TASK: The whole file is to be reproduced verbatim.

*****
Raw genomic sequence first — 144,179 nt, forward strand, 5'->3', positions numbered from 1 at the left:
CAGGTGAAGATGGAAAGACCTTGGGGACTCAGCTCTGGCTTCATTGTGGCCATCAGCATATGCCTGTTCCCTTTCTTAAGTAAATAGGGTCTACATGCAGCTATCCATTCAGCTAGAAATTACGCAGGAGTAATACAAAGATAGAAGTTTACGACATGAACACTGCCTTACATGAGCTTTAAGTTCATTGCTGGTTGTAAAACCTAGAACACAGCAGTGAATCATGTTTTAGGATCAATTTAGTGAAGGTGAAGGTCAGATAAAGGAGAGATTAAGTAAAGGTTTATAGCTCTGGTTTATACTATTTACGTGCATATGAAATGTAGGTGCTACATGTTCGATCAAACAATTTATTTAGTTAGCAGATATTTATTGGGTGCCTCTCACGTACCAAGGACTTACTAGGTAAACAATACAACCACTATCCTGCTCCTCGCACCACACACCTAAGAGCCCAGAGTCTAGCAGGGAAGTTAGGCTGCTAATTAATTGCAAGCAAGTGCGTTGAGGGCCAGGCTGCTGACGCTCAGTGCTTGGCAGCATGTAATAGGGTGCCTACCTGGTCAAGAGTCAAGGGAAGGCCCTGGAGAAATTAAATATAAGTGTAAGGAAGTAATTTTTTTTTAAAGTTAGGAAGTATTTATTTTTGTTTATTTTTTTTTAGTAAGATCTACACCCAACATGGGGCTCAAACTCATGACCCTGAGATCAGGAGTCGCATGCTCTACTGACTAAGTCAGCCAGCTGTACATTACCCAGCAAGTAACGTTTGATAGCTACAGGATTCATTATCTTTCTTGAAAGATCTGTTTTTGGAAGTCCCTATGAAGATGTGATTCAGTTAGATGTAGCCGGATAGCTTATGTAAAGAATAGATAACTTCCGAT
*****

Raw genomic sequence first — 144,179 nt, forward strand, 5'->3', positions numbered from 1 at the left:
CAGGTGAAGATGGAAAGACCTTGGGGACTCAGCTCTGGCTTCATTGTGGCCATCAGCATATGCCTGTTCCCTTTCTTAAGTAAATAGGGTCTACATGCAGCTATCCATTCAGCTAGAAATTACGCAGGAGTAATACAAAGATAGAAGTTTACGACATGAACACTGCCTTACATGAGCTTTAAGTTCATTGCTGGTTGTAAAACCTAGAACACAGCAGTGAATCATGTTTTAGGATCAATTTAGTGAAGGTGAAGGTCAGATAAAGGAGAGATTAAGTAAAGGTTTATAGCTCTGGTTTATACTATTTACGTGCATATGAAATGTAGGTGCTACATGTTCGATCAAACAATTTATTTAGTTAGCAGATATTTATTGGGTGCCTCTCACGTACCAAGGACTTACTAGGTAAACAATACAACCACTATCCTGCTCCTCGCACCACACACCTAAGAGCCCAGAGTCTAGCAGGGAAGTTAGGCTGCTAATTAATTGCAAGCAAGTGCGTTGAGGGCCAGGCTGCTGACGCTCAGTGCTTGGCAGCATGTAATAGGGTGCCTACCTGGTCAAGAGTCAAGGGAAGGCCCTGGAGAAATTAAATATAAGTGTAAGGAAGTAATTTTTTTTTAAAGTTAGGAAGTATTTATTTTTGTTTATTTTTTTTTAGTAAGATCTACACCCAACATGGGGCTCAAACTCATGACCCTGAGATCAGGAGTCGCATGCTCTACTGACTAAGTCAGCCAGCTGTACATTACCCAGCAAGTAACGTTTGATAGCTACAGGATTCATTATCTTTCTTGAAAGATCTGTTTTTGGAAGTCCCTATGAAGATGTGATTCAGTTAGATGTAGCCGGATAGCTTATGTAAAGAATAGATAACTTCCGAT